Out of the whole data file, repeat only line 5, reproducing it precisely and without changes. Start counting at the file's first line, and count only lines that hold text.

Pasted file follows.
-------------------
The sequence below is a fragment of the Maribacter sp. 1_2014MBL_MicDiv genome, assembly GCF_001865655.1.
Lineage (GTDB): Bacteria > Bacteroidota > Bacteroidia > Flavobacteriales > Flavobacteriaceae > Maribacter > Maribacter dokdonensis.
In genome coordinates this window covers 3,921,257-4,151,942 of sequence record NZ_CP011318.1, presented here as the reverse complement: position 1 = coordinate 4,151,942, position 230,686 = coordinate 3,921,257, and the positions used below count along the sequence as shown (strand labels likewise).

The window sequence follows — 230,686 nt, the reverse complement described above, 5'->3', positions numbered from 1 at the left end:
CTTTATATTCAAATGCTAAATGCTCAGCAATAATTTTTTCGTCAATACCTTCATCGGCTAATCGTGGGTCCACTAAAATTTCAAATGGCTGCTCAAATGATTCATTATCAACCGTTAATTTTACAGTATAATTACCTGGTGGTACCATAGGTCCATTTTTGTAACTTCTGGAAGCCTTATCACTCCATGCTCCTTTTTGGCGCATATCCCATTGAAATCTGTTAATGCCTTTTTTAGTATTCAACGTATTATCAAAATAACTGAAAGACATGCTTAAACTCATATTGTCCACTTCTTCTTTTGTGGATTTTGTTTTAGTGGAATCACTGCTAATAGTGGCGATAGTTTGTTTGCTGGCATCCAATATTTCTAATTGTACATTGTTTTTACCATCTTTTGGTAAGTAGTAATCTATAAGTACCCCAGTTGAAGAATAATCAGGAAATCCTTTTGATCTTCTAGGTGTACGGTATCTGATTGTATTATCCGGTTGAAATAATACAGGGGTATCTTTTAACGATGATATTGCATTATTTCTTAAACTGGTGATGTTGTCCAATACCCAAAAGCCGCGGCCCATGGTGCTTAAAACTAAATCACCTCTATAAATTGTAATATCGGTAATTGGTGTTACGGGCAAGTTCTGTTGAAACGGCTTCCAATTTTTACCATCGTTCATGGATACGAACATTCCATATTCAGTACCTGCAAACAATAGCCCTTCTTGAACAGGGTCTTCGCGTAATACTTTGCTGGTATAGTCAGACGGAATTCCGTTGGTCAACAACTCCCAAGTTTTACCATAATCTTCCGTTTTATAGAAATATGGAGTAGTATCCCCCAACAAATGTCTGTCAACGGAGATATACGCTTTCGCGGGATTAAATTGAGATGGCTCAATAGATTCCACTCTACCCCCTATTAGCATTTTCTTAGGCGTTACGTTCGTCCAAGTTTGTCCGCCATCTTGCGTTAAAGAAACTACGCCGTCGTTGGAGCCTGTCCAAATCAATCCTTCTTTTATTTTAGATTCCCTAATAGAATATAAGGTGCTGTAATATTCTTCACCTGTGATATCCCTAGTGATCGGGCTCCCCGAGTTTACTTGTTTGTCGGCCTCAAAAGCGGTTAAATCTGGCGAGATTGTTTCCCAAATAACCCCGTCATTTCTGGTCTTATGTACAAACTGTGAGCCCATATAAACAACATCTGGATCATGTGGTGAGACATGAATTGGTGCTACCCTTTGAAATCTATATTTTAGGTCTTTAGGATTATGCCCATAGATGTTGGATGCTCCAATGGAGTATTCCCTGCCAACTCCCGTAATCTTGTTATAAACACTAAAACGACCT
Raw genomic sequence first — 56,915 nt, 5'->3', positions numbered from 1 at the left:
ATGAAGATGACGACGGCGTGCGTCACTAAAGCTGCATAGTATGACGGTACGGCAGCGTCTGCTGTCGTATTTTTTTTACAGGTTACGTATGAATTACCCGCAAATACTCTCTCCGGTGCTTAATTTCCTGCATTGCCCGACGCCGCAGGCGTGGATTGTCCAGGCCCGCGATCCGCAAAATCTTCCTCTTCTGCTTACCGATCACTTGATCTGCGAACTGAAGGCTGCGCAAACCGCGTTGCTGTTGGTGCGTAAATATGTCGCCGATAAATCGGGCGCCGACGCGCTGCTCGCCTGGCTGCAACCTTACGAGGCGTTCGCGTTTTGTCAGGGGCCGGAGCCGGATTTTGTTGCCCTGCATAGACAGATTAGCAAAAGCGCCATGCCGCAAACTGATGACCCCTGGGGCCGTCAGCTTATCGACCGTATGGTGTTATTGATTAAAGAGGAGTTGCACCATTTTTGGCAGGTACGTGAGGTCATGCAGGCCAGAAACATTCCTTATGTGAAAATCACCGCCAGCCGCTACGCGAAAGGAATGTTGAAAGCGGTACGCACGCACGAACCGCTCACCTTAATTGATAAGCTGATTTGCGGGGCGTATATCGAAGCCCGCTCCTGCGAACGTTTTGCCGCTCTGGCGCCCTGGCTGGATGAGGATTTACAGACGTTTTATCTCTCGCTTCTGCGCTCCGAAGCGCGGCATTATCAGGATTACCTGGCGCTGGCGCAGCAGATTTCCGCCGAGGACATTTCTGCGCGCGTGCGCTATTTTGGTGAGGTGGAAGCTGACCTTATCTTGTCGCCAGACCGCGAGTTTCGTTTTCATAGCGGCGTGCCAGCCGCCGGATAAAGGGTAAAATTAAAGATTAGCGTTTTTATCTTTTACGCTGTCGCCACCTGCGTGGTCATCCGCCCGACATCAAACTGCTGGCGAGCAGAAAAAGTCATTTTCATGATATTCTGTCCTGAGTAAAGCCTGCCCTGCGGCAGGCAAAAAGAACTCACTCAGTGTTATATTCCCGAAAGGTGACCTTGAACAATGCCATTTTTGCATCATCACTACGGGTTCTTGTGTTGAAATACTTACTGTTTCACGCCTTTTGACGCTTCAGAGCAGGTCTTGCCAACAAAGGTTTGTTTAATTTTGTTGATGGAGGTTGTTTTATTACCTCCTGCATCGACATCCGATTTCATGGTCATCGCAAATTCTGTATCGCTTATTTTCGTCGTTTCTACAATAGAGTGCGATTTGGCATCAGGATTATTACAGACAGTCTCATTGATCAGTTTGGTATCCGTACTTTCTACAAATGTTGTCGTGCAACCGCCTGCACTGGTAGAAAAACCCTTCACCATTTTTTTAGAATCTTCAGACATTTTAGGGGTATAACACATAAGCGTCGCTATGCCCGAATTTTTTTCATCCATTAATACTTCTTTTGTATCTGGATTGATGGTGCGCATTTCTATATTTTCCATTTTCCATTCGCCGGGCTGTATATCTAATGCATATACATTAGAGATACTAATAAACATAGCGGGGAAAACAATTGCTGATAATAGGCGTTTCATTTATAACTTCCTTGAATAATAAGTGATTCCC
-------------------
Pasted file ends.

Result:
CTTTATATTCAAATGCTAAATGCTCAGCAATAATTTTTTCGTCAATACCTTCATCGGCTAATCGTGGGTCCACTAAAATTTCAAATGGCTGCTCAAATGATTCATTATCAACCGTTAATTTTACAGTATAATTACCTGGTGGTACCATAGGTCCATTTTTGTAACTTCTGGAAGCCTTATCACTCCATGCTCCTTTTTGGCGCATATCCCATTGAAATCTGTTAATGCCTTTTTTAGTATTCAACGTATTATCAAAATAACTGAAAGACATGCTTAAACTCATATTGTCCACTTCTTCTTTTGTGGATTTTGTTTTAGTGGAATCACTGCTAATAGTGGCGATAGTTTGTTTGCTGGCATCCAATATTTCTAATTGTACATTGTTTTTACCATCTTTTGGTAAGTAGTAATCTATAAGTACCCCAGTTGAAGAATAATCAGGAAATCCTTTTGATCTTCTAGGTGTACGGTATCTGATTGTATTATCCGGTTGAAATAATACAGGGGTATCTTTTAACGATGATATTGCATTATTTCTTAAACTGGTGATGTTGTCCAATACCCAAAAGCCGCGGCCCATGGTGCTTAAAACTAAATCACCTCTATAAATTGTAATATCGGTAATTGGTGTTACGGGCAAGTTCTGTTGAAACGGCTTCCAATTTTTACCATCGTTCATGGATACGAACATTCCATATTCAGTACCTGCAAACAATAGCCCTTCTTGAACAGGGTCTTCGCGTAATACTTTGCTGGTATAGTCAGACGGAATTCCGTTGGTCAACAACTCCCAAGTTTTACCATAATCTTCCGTTTTATAGAAATATGGAGTAGTATCCCCCAACAAATGTCTGTCAACGGAGATATACGCTTTCGCGGGATTAAATTGAGATGGCTCAATAGATTCCACTCTACCCCCTATTAGCATTTTCTTAGGCGTTACGTTCGTCCAAGTTTGTCCGCCATCTTGCGTTAAAGAAACTACGCCGTCGTTGGAGCCTGTCCAAATCAATCCTTCTTTTATTTTAGATTCCCTAATAGAATATAAGGTGCTGTAATATTCTTCACCTGTGATATCCCTAGTGATCGGGCTCCCCGAGTTTACTTGTTTGTCGGCCTCAAAAGCGGTTAAATCTGGCGAGATTGTTTCCCAAATAACCCCGTCATTTCTGGTCTTATGTACAAACTGTGAGCCCATATAAACAACATCTGGATCATGTGGTGAGACATGAATTGGTGCTACCCTTTGAAATCTATATTTTAGGTCTTTAGGATTATGCCCATAGATGTTGGATGCTCCAATGGAGTATTCCCTGCCAACTCCCGTAATCTTGTTATAAACACTAAAACGACCT